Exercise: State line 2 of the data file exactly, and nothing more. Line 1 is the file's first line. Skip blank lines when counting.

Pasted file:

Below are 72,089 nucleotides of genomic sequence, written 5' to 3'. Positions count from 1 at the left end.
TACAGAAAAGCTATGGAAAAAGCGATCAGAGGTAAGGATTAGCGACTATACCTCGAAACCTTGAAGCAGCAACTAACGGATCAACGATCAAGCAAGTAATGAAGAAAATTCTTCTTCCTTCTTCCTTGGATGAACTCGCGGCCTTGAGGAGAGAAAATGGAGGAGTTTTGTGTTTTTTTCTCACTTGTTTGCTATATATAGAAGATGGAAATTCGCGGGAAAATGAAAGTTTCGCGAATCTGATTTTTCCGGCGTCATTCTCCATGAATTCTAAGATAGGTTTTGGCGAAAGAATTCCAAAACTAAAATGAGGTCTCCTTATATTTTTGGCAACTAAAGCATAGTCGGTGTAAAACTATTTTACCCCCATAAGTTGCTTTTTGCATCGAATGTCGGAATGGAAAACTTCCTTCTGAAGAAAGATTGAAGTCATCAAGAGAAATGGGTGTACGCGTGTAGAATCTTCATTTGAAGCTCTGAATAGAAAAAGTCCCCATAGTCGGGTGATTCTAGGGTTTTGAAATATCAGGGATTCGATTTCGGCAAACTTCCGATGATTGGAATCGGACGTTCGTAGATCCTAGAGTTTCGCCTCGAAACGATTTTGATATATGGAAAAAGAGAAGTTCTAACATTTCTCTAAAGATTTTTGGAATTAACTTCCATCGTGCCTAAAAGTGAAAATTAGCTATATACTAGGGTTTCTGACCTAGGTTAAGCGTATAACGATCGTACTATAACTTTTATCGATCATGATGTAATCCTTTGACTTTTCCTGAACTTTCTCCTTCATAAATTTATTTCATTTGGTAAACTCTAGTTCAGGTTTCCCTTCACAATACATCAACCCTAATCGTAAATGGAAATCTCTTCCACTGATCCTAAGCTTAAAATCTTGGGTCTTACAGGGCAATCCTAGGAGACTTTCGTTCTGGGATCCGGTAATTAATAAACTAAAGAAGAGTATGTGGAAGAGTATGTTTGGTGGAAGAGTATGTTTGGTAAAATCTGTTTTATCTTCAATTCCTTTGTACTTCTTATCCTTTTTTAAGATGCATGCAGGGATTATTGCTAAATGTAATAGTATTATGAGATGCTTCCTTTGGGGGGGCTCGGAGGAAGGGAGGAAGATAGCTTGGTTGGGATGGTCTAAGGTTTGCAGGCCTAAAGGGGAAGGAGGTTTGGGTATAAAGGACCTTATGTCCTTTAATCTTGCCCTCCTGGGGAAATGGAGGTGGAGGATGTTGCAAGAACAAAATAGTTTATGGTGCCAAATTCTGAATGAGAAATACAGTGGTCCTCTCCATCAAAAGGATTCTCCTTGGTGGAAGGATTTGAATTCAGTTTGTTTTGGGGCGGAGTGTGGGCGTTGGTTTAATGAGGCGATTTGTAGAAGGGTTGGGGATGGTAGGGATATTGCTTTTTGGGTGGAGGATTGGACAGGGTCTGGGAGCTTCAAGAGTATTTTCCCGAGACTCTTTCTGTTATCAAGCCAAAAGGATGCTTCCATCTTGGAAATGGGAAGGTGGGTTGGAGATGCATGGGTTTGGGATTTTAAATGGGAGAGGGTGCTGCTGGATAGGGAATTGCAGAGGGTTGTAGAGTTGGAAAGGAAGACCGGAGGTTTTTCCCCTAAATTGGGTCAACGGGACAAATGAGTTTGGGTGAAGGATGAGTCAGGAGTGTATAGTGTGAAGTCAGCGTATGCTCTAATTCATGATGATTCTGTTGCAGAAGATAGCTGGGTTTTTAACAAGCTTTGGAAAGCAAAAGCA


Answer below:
TACAGAAAAGCTATGGAAAAAGCGATCAGAGGTAAGGATTAGCGACTATACCTCGAAACCTTGAAGCAGCAACTAACGGATCAACGATCAAGCAAGTAATGAAGAAAATTCTTCTTCCTTCTTCCTTGGATGAACTCGCGGCCTTGAGGAGAGAAAATGGAGGAGTTTTGTGTTTTTTTCTCACTTGTTTGCTATATATAGAAGATGGAAATTCGCGGGAAAATGAAAGTTTCGCGAATCTGATTTTTCCGGCGTCATTCTCCATGAATTCTAAGATAGGTTTTGGCGAAAGAATTCCAAAACTAAAATGAGGTCTCCTTATATTTTTGGCAACTAAAGCATAGTCGGTGTAAAACTATTTTACCCCCATAAGTTGCTTTTTGCATCGAATGTCGGAATGGAAAACTTCCTTCTGAAGAAAGATTGAAGTCATCAAGAGAAATGGGTGTACGCGTGTAGAATCTTCATTTGAAGCTCTGAATAGAAAAAGTCCCCATAGTCGGGTGATTCTAGGGTTTTGAAATATCAGGGATTCGATTTCGGCAAACTTCCGATGATTGGAATCGGACGTTCGTAGATCCTAGAGTTTCGCCTCGAAACGATTTTGATATATGGAAAAAGAGAAGTTCTAACATTTCTCTAAAGATTTTTGGAATTAACTTCCATCGTGCCTAAAAGTGAAAATTAGCTATATACTAGGGTTTCTGACCTAGGTTAAGCGTATAACGATCGTACTATAACTTTTATCGATCATGATGTAATCCTTTGACTTTTCCTGAACTTTCTCCTTCATAAATTTATTTCATTTGGTAAACTCTAGTTCAGGTTTCCCTTCACAATACATCAACCCTAATCGTAAATGGAAATCTCTTCCACTGATCCTAAGCTTAAAATCTTGGGTCTTACAGGGCAATCCTAGGAGACTTTCGTTCTGGGATCCGGTAATTAATAAACTAAAGAAGAGTATGTGGAAGAGTATGTTTGGTGGAAGAGTATGTTTGGTAAAATCTGTTTTATCTTCAATTCCTTTGTACTTCTTATCCTTTTTTAAGATGCATGCAGGGATTATTGCTAAATGTAATAGTATTATGAGATGCTTCCTTTGGGGGGGCTCGGAGGAAGGGAGGAAGATAGCTTGGTTGGGATGGTCTAAGGTTTGCAGGCCTAAAGGGGAAGGAGGTTTGGGTATAAAGGACCTTATGTCCTTTAATCTTGCCCTCCTGGGGAAATGGAGGTGGAGGATGTTGCAAGAACAAAATAGTTTATGGTGCCAAATTCTGAATGAGAAATACAGTGGTCCTCTCCATCAAAAGGATTCTCCTTGGTGGAAGGATTTGAATTCAGTTTGTTTTGGGGCGGAGTGTGGGCGTTGGTTTAATGAGGCGATTTGTAGAAGGGTTGGGGATGGTAGGGATATTGCTTTTTGGGTGGAGGATTGGACAGGGTCTGGGAGCTTCAAGAGTATTTTCCCGAGACTCTTTCTGTTATCAAGCCAAAAGGATGCTTCCATCTTGGAAATGGGAAGGTGGGTTGGAGATGCATGGGTTTGGGATTTTAAATGGGAGAGGGTGCTGCTGGATAGGGAATTGCAGAGGGTTGTAGAGTTGGAAAGGAAGACCGGAGGTTTTTCCCCTAAATTGGGTCAACGGGACAAATGAGTTTGGGTGAAGGATGAGTCAGGAGTGTATAGTGTGAAGTCAGCGTATGCTCTAATTCATGATGATTCTGTTGCAGAAGATAGCTGGGTTTTTAACAAGCTTTGGAAAGCAAAAGCA